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Tuesday, September 21, 2010

Sheriffs Want Access to Health Records


Every time a person goes to the doctor's office there is a file created that documents the procedures done as well as the drugs that are prescribed. One's medical record has always been completely confidential for the physicians eyes only, no one not even the authorities have access to those files - the doctor patient privilege. Technology has found its way into the doctor's office, not simply in the form of instruments, but, also in the form of digital medical records. There has been a lot of talk lately about unifying all medical records into a single database under the guise that it would help doctors treat their patients by having all the facts available right at their fingertips, as you might imagine this has become quite controversial. Not because it wouldn't help doctors, but, it might open the door for law enforcement agencies to gain access to one's medical files and allow them to compile lists of people who are prescribed various narcotics.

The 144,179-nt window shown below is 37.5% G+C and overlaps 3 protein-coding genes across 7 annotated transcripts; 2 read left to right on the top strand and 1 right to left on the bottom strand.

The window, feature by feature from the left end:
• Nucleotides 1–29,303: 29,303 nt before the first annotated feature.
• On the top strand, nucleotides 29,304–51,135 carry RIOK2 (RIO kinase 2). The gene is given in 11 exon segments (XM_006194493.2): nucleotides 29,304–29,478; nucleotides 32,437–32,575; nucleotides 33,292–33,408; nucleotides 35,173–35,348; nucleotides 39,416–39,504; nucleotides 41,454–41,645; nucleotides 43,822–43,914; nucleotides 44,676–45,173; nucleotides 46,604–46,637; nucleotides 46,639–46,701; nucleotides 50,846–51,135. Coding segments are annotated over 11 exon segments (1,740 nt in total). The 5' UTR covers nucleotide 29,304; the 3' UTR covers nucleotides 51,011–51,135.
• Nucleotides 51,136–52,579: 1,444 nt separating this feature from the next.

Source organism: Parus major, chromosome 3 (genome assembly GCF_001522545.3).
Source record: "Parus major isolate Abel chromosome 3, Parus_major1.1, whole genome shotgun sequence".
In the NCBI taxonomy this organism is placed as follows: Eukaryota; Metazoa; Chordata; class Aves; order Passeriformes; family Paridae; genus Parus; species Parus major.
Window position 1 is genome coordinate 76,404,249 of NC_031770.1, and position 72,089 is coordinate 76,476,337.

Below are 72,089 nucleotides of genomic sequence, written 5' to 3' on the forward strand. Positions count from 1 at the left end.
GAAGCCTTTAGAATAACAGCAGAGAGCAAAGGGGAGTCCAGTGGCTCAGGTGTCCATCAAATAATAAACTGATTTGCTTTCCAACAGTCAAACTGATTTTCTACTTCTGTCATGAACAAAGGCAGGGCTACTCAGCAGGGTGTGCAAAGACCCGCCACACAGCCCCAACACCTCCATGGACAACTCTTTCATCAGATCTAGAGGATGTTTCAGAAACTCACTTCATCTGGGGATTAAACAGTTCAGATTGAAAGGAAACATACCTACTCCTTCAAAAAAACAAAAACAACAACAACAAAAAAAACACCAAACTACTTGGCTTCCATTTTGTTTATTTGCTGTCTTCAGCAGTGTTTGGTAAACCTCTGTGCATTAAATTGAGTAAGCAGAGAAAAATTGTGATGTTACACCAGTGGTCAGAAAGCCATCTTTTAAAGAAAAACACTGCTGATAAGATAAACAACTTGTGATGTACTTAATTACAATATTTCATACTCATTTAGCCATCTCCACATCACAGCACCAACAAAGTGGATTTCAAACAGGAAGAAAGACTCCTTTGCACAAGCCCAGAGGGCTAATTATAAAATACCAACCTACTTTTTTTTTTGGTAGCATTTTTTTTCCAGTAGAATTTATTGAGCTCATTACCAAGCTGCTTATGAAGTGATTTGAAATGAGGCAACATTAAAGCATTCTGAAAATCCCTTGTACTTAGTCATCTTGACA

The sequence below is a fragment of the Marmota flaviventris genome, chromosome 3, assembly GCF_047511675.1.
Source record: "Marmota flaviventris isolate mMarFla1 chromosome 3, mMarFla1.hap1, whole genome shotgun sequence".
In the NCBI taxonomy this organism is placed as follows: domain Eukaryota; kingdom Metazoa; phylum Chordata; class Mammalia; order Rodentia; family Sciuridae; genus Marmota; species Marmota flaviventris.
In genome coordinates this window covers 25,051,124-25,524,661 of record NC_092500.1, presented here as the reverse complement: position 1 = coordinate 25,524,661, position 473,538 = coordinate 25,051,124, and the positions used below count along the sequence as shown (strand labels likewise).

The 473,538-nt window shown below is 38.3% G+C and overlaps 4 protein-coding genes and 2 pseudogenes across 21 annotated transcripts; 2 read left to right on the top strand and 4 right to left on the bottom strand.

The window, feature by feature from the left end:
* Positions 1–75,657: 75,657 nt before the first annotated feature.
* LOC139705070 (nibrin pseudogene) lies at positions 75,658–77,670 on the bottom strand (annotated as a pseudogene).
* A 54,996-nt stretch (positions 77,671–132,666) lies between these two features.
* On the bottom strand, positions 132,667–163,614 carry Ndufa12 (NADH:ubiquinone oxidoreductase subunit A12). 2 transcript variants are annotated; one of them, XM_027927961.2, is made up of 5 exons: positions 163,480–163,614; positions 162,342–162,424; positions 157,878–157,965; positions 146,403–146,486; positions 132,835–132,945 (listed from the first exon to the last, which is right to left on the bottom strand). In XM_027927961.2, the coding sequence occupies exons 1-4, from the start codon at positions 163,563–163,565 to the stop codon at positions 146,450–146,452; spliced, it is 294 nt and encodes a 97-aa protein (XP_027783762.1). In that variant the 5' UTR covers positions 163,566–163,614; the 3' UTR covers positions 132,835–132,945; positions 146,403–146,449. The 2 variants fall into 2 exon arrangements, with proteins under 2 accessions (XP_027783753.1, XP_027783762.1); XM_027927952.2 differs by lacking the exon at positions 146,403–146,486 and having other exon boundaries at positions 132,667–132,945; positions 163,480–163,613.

In an attempt to make drug arrests easier, the North Carolina Sheriffs’ Association wants access to the State prescription database to ascertain information about any person in the state who has a prescription for a narcotic pain medicine, according to a report on September 8th by The News Observer. This is exactly why patients are hesitant about having their information in any electronic database; the fear of authorities using one's medical records against them is a real fear. There is no reason why anyone other than doctors given consent should have access to your files. Another fear is that people will find away to hack these systems and use the information against you.

Addicts who enter treatment want to rest assured that the information about them stays between the patient and the doctor. If law enforcement agencies are granted access to medical files it will open a Pandora's Box and could potentially lead to access being granted to places of employment or schools which would could potentially affect patients adversely.

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